Stories about Software


ChessTDD 24: Cleaning Up for Acceptance Testing

It’s been a little while since I posted to this series, largely because of the holiday time.  I’ve wrapped up some things that I’d been working on and am hoping here in the next few weeks to have some time to knock out several episodes of this, so look for an elevated cadence (fingers crossed).  To get back into the swing of things in this episode, I’m going to pull back a bit from the acceptance test writing and clean up some residual cruft so that when I resume writing the acceptance tests in earnest, I’m reacquainted with the code base and working with cleaner code.

Here’s what I accomplish in this clip:

  • Refactored awkward test setup to push board population to production code.
  • Got rid of casting in acceptance tests (and thus prepared for a better implementation as we start back up).

Here are some lessons to take away:

  • Refactoring is an interesting exercise in the TDD world when you’re moving common functionality from tests to production.  Others’ mileage may vary, but I consider this to be a refactoring, so even moving this from test code to production code, I try to stay green as I go.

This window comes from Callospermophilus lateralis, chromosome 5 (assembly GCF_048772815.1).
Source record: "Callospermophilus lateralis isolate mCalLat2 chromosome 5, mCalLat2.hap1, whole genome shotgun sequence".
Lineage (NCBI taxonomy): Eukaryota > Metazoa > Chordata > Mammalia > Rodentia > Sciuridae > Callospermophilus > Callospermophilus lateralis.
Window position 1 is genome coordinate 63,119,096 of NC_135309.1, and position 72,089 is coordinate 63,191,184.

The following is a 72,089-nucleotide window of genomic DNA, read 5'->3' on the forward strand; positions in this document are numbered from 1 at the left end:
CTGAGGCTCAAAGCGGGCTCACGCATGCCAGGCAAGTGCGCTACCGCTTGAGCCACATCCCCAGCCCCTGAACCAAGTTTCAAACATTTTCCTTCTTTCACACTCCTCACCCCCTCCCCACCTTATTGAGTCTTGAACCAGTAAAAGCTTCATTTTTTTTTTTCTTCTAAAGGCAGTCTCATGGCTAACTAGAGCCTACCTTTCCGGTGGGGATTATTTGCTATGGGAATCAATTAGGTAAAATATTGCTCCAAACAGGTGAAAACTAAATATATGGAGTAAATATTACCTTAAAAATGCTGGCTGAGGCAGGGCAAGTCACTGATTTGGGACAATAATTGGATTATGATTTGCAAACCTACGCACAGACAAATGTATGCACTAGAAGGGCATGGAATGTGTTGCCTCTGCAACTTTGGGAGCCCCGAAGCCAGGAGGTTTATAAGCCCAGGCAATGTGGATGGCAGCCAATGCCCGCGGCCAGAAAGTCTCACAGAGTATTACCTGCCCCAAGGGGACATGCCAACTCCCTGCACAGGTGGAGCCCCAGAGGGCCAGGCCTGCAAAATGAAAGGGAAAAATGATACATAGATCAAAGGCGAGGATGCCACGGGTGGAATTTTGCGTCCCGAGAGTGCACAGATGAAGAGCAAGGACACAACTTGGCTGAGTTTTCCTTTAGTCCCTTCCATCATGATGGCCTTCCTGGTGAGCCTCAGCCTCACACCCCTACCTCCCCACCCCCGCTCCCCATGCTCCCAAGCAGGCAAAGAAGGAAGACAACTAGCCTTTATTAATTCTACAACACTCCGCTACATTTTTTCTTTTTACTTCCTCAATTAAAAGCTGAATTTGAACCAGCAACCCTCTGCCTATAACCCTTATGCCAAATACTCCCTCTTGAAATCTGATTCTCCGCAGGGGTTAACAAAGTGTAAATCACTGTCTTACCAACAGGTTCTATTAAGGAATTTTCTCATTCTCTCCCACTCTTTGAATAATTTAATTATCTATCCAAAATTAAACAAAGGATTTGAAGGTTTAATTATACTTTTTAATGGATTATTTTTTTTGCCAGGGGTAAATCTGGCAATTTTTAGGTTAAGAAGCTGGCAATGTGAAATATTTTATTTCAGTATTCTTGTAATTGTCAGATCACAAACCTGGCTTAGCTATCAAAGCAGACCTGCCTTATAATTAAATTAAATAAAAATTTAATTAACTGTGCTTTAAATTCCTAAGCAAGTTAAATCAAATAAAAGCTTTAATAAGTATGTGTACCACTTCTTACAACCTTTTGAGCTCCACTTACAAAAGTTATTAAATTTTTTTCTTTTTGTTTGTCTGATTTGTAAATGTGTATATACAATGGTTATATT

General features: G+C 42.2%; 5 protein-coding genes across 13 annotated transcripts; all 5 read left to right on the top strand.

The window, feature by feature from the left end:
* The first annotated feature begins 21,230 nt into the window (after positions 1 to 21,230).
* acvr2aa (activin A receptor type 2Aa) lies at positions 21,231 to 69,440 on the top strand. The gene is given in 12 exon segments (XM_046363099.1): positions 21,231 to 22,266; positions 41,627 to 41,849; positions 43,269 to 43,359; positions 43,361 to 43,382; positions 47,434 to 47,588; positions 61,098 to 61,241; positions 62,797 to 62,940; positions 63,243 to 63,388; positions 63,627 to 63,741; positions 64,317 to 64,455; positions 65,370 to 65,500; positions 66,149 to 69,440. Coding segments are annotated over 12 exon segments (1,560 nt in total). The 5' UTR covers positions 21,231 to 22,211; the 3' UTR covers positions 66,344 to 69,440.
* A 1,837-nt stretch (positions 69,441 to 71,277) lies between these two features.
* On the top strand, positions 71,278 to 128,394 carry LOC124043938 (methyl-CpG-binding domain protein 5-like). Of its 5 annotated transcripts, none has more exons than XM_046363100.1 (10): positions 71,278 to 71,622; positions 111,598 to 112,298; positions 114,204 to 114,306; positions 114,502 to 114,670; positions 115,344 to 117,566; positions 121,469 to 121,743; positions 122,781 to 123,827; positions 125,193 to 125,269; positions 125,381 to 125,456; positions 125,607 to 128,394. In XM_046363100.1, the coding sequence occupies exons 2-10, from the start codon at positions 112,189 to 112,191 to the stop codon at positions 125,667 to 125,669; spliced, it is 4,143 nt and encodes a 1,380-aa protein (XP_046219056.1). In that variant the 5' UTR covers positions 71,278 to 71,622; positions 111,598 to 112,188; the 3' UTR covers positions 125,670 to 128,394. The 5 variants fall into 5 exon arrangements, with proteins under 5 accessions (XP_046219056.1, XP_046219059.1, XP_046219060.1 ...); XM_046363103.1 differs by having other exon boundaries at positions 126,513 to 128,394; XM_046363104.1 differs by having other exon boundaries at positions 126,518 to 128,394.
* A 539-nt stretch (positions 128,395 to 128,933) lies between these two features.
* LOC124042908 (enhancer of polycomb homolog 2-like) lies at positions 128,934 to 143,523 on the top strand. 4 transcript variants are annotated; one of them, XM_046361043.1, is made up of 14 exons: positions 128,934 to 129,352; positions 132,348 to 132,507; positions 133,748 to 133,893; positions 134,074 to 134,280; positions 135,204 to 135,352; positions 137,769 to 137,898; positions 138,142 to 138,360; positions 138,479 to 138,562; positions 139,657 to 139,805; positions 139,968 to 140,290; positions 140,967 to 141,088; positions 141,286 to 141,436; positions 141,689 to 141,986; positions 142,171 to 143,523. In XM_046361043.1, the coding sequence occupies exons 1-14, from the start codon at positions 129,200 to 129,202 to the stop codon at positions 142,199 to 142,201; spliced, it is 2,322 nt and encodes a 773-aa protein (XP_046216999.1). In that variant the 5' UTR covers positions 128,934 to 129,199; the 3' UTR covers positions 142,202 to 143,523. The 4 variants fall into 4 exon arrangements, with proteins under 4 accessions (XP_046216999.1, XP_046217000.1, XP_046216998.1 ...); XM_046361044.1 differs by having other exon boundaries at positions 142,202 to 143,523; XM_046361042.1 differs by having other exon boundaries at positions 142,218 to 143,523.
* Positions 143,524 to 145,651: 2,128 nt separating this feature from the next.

• I made a mistake in moving on during a refactoring when my dots went dark green.  Turns out they were green for the project I was in even while another project and thus the solution were not compiling.  It’s good to be mindful of gotchas like this so that you’re not refactoring, thinking that everything is fine, when in reality you’re not building/passing.  This is exactly the problem with non-TDD development — you’re throwing a lot of code around without verification that what you’re doing isn’t creating problems.
  • It’s not worth agonizing over the perfect implementation.  If what you’re doing is better than what existed before, you’re adding value.
  • If you’re working experimentally and trying things out and your tests stay green for a while when you’re doing this, make sure you can get to red.  Take a second and break something as a sanity check.  I can’t tell you how frustrating it is to be working for a while and assume that everything’s good, only to learn that you’d somehow, inadvertently made the tests necessarily always pass for some trivial reason.